[Haskell-cafe] a bunch of newbie questions
voigt at tcs.inf.tu-dresden.de
Fri Aug 4 06:14:09 EDT 2006
Imam Tashdid ul Alam wrote:
> what's the difference between data and co-data
> exactly? or between inductive data types and
> co-inductive data types?
In Haskell there is no such difference, as inductive and coinductive
types coincide in the semantic setting in which Haskell is usually
If there were a difference, that is, if we interpret Haskell minus
general recursion in a somewhat simpler semantic setting, then data
types would contain inly finite values, whereas codata types could also
contain infinite values.
> can you give me some
> reference points that explain these?
Papers by Uustalu and Vene might be a good start. Watch out for
corecursion and coalgebras.
> does it in fact pass the type (Integer) to the
> function (read)?
No, it just says that the result of read should be an Integer.
> I guess what we want is for the
> (Integer) implementation of the (read) function to
> evaluate, not really to cast the value of (read)
> function to (Integer).
Exactly. And that's what is happening. Based on the information provided
when giving the result type.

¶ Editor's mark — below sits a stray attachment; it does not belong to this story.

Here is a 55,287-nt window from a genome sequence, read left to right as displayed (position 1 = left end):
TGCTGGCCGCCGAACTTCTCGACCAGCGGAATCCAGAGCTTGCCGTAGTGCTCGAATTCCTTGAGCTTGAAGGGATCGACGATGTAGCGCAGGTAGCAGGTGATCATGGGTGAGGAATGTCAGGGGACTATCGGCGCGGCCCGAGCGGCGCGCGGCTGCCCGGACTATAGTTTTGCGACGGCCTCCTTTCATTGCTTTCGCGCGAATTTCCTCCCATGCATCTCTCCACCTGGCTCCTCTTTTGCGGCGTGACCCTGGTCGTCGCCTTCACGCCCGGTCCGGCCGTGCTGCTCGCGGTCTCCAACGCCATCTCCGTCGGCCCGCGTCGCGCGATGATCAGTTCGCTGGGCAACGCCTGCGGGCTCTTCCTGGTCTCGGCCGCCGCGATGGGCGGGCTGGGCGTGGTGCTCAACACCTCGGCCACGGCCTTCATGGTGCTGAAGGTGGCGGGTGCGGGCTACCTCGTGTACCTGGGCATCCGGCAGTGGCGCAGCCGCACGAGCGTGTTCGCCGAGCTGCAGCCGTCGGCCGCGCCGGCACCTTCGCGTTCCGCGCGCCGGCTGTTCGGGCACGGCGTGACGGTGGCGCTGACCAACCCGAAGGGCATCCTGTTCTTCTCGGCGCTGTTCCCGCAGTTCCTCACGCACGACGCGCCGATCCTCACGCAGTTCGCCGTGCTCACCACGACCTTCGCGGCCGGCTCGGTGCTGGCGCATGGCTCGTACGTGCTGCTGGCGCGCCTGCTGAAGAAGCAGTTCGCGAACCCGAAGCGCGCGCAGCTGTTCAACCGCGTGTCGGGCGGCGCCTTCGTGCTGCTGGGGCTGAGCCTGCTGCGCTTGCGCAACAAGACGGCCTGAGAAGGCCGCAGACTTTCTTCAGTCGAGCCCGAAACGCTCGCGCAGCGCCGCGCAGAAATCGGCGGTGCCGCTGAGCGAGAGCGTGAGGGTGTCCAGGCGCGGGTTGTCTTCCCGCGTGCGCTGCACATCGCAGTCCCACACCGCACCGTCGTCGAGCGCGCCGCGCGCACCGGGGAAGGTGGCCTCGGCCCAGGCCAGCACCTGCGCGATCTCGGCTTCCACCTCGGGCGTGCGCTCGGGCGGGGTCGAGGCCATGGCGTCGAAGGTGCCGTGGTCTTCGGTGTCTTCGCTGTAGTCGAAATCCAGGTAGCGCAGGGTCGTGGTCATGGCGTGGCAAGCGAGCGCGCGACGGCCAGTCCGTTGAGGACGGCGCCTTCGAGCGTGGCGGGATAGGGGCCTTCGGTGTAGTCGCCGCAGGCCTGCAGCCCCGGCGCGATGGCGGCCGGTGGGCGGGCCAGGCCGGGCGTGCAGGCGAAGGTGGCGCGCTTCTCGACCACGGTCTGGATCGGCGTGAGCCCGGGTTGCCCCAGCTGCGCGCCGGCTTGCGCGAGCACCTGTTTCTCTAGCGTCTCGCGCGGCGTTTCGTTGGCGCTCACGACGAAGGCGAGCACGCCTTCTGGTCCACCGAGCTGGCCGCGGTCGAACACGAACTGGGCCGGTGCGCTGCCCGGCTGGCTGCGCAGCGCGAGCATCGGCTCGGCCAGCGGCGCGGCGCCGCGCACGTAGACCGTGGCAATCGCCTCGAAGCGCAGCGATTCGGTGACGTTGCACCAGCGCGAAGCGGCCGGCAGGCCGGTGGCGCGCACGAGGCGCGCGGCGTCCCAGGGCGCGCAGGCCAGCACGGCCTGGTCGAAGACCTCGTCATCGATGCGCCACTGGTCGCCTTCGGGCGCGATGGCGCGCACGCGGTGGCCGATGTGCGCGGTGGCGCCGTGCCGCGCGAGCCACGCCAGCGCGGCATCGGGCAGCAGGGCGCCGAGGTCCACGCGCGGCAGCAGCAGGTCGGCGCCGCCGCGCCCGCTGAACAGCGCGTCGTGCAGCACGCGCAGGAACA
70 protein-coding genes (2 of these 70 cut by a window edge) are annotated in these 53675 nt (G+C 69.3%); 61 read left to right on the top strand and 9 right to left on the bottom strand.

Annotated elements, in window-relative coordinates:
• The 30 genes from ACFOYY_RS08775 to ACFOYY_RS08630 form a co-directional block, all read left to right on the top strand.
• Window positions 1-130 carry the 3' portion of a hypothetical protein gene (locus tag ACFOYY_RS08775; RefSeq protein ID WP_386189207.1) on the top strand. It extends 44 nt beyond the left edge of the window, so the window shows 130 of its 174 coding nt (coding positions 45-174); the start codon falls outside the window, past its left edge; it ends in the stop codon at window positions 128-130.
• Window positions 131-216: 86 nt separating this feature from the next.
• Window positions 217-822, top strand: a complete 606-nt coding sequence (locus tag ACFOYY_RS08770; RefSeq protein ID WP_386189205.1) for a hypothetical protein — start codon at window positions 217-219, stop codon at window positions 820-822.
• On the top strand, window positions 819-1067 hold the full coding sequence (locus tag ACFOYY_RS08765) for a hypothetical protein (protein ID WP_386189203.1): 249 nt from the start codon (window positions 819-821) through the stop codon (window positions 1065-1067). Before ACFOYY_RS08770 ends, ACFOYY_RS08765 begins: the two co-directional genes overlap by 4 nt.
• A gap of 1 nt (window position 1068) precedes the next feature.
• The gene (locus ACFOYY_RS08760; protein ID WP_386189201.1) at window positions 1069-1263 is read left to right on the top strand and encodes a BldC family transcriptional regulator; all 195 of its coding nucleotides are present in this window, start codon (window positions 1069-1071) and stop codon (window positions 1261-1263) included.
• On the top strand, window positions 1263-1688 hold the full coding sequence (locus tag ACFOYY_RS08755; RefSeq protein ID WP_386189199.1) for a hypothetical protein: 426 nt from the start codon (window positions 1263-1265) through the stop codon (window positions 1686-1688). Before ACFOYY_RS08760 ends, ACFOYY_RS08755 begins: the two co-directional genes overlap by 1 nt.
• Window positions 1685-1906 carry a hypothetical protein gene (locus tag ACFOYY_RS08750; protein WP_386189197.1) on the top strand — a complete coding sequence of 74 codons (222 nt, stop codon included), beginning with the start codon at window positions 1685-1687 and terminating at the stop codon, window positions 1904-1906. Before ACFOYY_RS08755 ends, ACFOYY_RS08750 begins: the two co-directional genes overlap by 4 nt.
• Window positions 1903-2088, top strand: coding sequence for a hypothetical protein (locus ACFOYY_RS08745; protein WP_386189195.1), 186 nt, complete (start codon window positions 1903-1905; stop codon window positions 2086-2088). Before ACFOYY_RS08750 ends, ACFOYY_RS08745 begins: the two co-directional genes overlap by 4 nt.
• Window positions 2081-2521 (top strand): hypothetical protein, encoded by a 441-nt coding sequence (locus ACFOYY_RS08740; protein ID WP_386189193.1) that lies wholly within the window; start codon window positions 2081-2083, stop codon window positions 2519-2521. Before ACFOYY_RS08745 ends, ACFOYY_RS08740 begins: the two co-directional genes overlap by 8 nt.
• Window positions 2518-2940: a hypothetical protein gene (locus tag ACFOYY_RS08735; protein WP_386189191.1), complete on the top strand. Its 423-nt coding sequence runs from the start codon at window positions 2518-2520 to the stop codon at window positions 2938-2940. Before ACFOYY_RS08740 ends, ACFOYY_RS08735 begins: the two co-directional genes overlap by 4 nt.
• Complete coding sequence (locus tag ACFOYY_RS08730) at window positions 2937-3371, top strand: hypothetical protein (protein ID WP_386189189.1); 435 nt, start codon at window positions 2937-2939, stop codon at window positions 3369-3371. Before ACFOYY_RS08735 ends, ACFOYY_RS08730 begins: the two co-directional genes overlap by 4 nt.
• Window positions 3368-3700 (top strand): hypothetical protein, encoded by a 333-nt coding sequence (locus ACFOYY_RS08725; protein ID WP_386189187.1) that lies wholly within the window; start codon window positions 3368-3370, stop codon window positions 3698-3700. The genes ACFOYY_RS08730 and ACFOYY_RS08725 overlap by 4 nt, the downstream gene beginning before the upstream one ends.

> in the regex libraries, (~=)
> cast this way results in completely different things
> altogether, should type classes have namespaces
> associated with them? somewhat like Integer.read "56"?
I don't think that we need this.
> this way of selecting the intended implementation,
> does it work without trouble with multiparameter type
> classes as well?
Yes, as long as enough type information is provided for the typechecker
to decide what is the correct instance to use. One way of reducing the
amount of information needed is using functional dependencies.
> theoretically is it possible to do a strictness
> analysis without any help from the programmer?
Yes, such analyses exist, and are implemented in GHC, for example. They
are just approximative, and cannot be exact by computability reasons.
Dr. Janis Voigtlaender
mailto:voigt at tcs.inf.tu-dresden.de
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